By Alexandra Salazar, SFCC
Isabel Winson-Sagan reports:
Now, if we had followed the original plans, we probably would have ended up destroying this brand new trailer. Luckily I’m being helped by experienced metal workers/contractors, who pointed out that removing the side walls would wreck the structural integrity of the trailer. We could still remove the railings in the front and the ramps from underneath, just not the side walls. It seems possible that purchasing a new trailer, while safer in many respects than going with a used one, undermined us on this point because this model is newer than the one used for previous Tumbleweed tiny houses, and so the plans and the trailer do not match up. So the question became- how do we modify the plans in order to keep the original floor dimensions, without removing the sidewalls, in a safe manner?
To see the ongoing process of Isabel Winson-Sagan’s BabaBuilders, go to http://bababuilders.wix.com/babayagahouse
Be Prepared or Three Wishes: No Sausage on my Nose
As a child I read the fairy tale of a woodcutter granted three wishes by some magical imp in the forest. First, hungry, the woodcutter wishes for a sausage. His wife is furious–he should have wished for gold, jewels, etc. So, now angry, he wishes that the sausage dangle from her nose. And of course is forced to use the last wish to remove it.
Did I learn not to be greedy or angry or foolish? No. Like the devoted Girl Scout I was, I learned to be prepared. (And no wishing for more wishes, by the way).
For much of my life, I’ve put myself to sleep at night preparing ten–count ‘em–ten wishes to have handy.
Now that I’m older, I like to quantify my wishes. I don’t want to be “rich” or have ten million dollars. No, I’d like to have a magic wallet that daily produces $40.00. Doesn’t that sound good? Enough to take a friend to a nice lunch, or buy a hardback, or join the Botanical Garden. Every day. And not enough to quit my job or have to buy a bigger house.
So I don’t wish for fame–rather that my blog’s hits double. Or my Amazon sales go up 10% a week. That I get a really fun gig. That there always be boursin cheese if the refrigerator. Sometimes I feel magnanimous and wish that a particular friend get her or his wish.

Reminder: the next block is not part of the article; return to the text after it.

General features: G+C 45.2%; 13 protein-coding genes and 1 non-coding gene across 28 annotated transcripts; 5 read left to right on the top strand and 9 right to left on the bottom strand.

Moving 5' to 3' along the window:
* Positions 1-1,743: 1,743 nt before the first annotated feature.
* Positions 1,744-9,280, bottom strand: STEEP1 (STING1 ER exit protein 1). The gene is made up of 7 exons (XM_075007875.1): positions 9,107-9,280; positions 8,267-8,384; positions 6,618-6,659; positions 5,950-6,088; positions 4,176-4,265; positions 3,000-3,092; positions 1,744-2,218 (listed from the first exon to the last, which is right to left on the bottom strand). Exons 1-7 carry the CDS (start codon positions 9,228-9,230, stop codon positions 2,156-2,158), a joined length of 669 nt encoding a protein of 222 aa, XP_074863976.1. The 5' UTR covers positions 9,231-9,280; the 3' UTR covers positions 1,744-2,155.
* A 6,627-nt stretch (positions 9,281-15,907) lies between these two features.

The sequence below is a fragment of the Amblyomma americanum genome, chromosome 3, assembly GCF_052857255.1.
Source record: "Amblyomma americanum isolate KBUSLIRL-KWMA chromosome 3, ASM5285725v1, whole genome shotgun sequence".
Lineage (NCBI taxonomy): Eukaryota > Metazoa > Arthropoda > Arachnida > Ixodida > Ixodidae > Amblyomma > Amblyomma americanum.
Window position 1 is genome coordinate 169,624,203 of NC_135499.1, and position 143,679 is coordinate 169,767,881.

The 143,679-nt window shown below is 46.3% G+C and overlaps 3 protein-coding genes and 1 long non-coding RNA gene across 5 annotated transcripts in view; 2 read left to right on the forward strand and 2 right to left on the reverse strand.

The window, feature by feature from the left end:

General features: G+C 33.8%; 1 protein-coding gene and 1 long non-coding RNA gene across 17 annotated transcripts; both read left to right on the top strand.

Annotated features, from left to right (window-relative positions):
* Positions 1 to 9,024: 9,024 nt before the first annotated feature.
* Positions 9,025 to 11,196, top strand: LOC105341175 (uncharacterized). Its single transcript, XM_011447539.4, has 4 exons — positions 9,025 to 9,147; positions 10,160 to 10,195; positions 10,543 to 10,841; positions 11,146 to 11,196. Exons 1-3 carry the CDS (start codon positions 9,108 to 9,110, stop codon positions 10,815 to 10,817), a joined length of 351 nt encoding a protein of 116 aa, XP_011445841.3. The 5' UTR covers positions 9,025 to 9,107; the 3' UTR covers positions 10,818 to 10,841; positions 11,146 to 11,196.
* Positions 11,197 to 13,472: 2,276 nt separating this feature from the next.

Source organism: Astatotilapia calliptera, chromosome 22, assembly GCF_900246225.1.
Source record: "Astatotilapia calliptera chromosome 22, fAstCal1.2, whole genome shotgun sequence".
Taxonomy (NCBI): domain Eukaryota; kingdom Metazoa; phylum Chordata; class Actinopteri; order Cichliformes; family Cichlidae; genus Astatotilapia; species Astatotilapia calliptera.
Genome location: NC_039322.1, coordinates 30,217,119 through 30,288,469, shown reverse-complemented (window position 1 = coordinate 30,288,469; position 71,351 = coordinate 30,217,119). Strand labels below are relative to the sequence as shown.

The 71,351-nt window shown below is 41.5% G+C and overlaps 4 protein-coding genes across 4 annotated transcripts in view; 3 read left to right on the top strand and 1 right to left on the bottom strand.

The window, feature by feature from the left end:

Now all I need is for an imp to appear and grant me three wishes. I’m ready.
Have you ever set specific creative goals for yourself? Yes.
Such as? Painting with Red and Green for two years in a row.
Did you “succeed” or “fail”? I felt like I succeeded, at least I accomplished what I set out to do which was to understand how to work with complementary colors.
How have these goals changed over time? Yes.
How successful have you been at publishing or showing your work? I am showing my work now.
In the past decade, have you been able to bring your work out into the world? Somewhat.
Are you satisfied with your ability to engage with new technology? I am always striving to understand new technology and utilize it.
My ultra creative daughter Isabel is building herself an official Tiny House this summer. The Slavic witch Baba Yaga isn’t the only one with a mobile dwelling! Help be part of the team that builds the foundation–a trailer bed in this case–by contributing at http://igg.me/p/443880/x/3699690
$5.00 gets you in as part of the team and higher contributions get you a B & B stay in the house!
This amazing sartorial creation, by Jennifer Pritchard Couchman, is made from a book of fairy tales and worn by writer Claire Massey
The pictures are by Jonathan Bean @Litfest.
The Baba Yaga House
Isabel Winson-Sagan is a resident of Santa Fe, NM, and has a degree from the University of New Mexico in religious studies and evolutionary anthropology. She will soon be attending the University of Aberdeen in Scotland for further work in religious studies. She just bought the trailer for her Tiny House, and will be starting her build in the next couple of months.
If I were forced to provide a single, unqualified answer to the question, “Why are you building a tiny house?” I would have to say: instantaneous love. I was 8 years old when I first saw the inside of an RV trailer, while on a road trip with my parents. Afterwards I demanded of my mother, “Why don’t we live in one of these?” On some level I was wounded. My parents had always known about these perfect, tiny, ship-like houses on wheels, and had chosen to abide in our irritatingly stationary home instead.
To read the whole essay:
The Ballad of Baba Yaga
I wandered through the Cricklewood
On a snowy and wintry day,
Face to the wind, back to the trees
The forest to the West did lay.
I was no child, I had no fear
Of Baba Yaga’s famed disguise.
Her love of children for a meal
Her snaggle tooth and whispered lies.
But winter turned her back on me
And shredded her over long nails
Wandered the hills through the snows
Screeched her high-pitched wails.
She settled in a nestled wood
Beneath wispy branches of pinon
Watched slyly as two children stood
Innocence their faces crowned.
She licked their boots sniffed their toes
Crooning sweet notes all the while
Warm little bodies, bundled up snug
For roasting, or stewing once beguiled
Fear crawled beneath their winter clothes
Crept into skulls lost far from home
Winter unfurled a breath of ice
Gleeful to see them all alone.
Slyly she crept up to their knees,
Another blast of hoary breath
Until their chests were covered full
Fear now turned their face toward death
Her nails worn down to the quick
Through scabbed lips another breath she drew
Gathering arctic force, a full winter’s gale
Innocence and children both she slew
Into her mortar she snuggled down
With pestle for rudder she glided past
Belly content with her childlike meal
She lazily scratched the crack in her ass